2349: Rabbit Introduction
Title text: Washington state is seeing great success with reintroducing the Columbia River Basin subpopulation. We cannot allow them to further widen the interstate bun gap.
Cueball is giving a presentation on the pygmy rabbit to a group of panelists, requesting a grant to introduce the species to the eastern United States. The head of the panel, Blondie, asks about typical reasons for introducing a species. If they were native to an area, but had been locally depopulated, re-introduction can help to restore the local ecosystem, but Cueball admits this is not the case. Another reason animal populations may be introduced is to control a local pest. Cueball seems to have no idea what the impact on the local ecosystem would be. In fact, he makes quite clear that his reasoning is simply that the creatures are tiny and cute, and he wants to spread them. He also appears to be entirely perplexed that the panel doesn't feel the same way.
Blondie, very reasonably, immediately moves to deny the request. Not only would such a grant expend funds for no legitimate scientific or ecological purpose, but it would risk serious and unstudied impacts on the local ecosystem (especially considering that this very thing has happened with rabbits before). However, at this point, the other three panelists - White Hat, Megan and Hairy - have been swayed by Cueball's unconventional argument. All three of them are visibly entranced by the cuteness of the rabbits, and appear willing to fund the request purely based on affection for the animals. This is sort of the opposite of the "charismatic megafauna" method of conservation - charismatic minifauna: the more mini, the more charismatic.
The title text mentions the effort to reintroduce the Columbia Basin pygmy rabbit into their native area of the Columbia River drainage basin. It refers to an "Interstate Bun Gap", suggesting a competition between states over which has the most and/or cutest rabbits. That phrase is a reductio ad absurdum of other gaps in capabilities between states and nations, such as the bomber gap and missile gap (widely-publicized shortages - later revealed to be fictional - of the respective nuclear arsenals of the United States compared to the Soviet Union), perhaps similar to the satirical "mine shaft gap" from the 1964 film Dr. Strangelove.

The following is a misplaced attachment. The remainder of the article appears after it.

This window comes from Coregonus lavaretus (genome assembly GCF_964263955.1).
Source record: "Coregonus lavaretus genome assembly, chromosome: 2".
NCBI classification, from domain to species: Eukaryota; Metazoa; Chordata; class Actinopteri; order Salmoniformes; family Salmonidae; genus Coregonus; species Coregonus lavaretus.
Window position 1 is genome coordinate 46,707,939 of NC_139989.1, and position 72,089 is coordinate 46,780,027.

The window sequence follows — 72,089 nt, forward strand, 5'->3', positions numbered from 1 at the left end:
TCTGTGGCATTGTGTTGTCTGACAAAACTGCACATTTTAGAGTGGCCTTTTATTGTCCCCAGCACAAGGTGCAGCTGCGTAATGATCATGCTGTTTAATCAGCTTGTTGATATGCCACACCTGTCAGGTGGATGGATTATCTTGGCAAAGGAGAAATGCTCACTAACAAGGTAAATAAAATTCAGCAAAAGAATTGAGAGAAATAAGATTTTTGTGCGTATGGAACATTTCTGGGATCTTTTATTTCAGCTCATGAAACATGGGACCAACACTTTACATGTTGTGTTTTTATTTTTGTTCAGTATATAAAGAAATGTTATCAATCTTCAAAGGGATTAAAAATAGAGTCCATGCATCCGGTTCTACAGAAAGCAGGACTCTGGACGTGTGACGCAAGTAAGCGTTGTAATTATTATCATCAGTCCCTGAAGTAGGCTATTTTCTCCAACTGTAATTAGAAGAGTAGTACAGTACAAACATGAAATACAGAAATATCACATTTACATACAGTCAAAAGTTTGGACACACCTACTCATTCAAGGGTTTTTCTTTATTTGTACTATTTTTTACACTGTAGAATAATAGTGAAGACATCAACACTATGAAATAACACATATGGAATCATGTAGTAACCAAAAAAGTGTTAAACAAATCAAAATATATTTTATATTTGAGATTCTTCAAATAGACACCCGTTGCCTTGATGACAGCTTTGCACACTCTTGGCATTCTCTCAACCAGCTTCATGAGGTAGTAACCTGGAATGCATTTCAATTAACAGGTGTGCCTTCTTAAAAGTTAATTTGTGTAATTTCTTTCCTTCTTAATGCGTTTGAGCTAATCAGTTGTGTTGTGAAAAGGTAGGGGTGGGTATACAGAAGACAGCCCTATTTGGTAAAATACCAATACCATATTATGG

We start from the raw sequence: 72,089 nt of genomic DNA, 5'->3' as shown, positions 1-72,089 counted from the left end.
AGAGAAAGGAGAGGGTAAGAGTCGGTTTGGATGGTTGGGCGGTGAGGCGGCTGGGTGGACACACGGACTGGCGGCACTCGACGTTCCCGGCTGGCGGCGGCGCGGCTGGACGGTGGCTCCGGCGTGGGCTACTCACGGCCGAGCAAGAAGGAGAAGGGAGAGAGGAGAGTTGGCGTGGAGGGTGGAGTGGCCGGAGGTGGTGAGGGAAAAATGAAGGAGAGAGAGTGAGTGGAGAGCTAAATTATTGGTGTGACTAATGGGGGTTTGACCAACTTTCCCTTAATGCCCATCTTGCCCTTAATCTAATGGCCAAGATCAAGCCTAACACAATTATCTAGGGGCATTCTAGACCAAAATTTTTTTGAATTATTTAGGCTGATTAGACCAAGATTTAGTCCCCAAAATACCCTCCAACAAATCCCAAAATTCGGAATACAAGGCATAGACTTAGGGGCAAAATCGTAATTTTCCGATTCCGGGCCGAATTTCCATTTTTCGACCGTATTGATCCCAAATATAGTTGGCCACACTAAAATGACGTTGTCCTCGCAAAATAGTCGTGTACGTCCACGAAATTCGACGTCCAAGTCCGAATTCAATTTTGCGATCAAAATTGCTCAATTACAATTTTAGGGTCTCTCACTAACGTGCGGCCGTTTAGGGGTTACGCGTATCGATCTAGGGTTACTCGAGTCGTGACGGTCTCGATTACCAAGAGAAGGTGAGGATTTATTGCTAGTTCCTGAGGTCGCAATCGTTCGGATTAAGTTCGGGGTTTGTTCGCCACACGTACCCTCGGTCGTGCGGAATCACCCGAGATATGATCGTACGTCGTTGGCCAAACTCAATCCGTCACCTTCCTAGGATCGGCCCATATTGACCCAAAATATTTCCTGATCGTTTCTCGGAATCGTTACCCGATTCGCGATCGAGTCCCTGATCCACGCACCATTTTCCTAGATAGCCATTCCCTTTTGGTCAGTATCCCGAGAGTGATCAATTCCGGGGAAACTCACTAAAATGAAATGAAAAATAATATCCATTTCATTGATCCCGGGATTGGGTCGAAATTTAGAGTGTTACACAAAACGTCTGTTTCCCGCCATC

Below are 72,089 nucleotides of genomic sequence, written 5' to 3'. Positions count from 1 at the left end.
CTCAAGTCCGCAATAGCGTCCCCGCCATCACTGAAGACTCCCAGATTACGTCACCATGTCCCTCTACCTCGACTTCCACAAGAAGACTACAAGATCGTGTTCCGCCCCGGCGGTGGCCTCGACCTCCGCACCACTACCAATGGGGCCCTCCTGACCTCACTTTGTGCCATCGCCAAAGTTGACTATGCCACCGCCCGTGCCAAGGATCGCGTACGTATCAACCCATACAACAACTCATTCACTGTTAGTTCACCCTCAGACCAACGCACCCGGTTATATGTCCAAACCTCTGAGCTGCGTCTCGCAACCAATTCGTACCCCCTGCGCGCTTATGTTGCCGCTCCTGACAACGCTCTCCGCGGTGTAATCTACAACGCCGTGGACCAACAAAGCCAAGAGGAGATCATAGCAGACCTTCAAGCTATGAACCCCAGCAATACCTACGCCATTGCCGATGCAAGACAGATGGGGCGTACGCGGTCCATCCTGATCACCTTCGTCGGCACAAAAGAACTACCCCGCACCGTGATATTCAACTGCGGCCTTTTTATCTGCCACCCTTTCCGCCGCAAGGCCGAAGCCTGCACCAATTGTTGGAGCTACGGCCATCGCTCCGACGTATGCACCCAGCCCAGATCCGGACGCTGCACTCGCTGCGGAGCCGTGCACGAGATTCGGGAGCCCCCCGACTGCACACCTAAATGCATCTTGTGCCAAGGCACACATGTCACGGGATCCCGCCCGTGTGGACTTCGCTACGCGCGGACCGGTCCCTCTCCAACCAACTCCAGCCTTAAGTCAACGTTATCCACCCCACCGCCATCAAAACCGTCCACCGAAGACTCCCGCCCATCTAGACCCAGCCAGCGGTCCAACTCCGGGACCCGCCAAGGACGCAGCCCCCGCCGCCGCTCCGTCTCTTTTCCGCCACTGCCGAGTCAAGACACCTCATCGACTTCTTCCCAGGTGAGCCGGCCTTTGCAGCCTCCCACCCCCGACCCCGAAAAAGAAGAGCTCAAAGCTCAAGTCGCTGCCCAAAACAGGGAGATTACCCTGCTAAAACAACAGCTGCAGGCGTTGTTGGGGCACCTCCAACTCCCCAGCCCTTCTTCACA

This comic continues an xkcd tradition of dealing with the subjective cuteness of rabbits as a scientific discipline (1682: Bun). Randall seems fascinated with the cuteness of lagomorphs, as it is a recurring subject.
- [Cueball is standing in front of a screen and pointing at it with a stick. On the screen is a rabbit shown next to a smartphone, some keys on a key-chain, and two coins. The phone is larger than the rabbit.]
- Cueball: The US's smallest rabbit species is the pygmy rabbit from the Great Basin area.
- Cueball: We're seeking a grant to introduce them into the east.
- [Blondie, White Hat, Megan and Hairy sit behind a long table. Blondie leans both her arms on the table. Hairy has one arm on the table. The other two have their arms down. Cueball replies to Blondie's question from off-panel.]
- Blondie: Are they native here?
- Cueball (off-panel): No.
- Blondie: Will they control some invasive pest?
- Cueball (off-panel): Dunno!
- Blondie: Then...Why would you do this?
- [In a frameless panel Cueball is seen in front of the screen, which is seen from the side. He points to something on the screen with the pointer, while looking over his shoulder.]
- Cueball: I don't understand.
- Cueball: Did you see how small they are?
- Cueball: They're so round!
- Cueball: Those tiny ears!
- [Back to the four people behind the desk. Blondie and White Hat are in the same positions but Megan has both her hands up into her hair, and Hairy has one arm on the table, and the other is held up high with a finger pointing up.]
- Blondie: I see. I'm afraid we'll be denying your grant.
- White Hat: Hang on. He is right about their ears...
- Megan: The little feet!
- Hairy: I vote we fund them!
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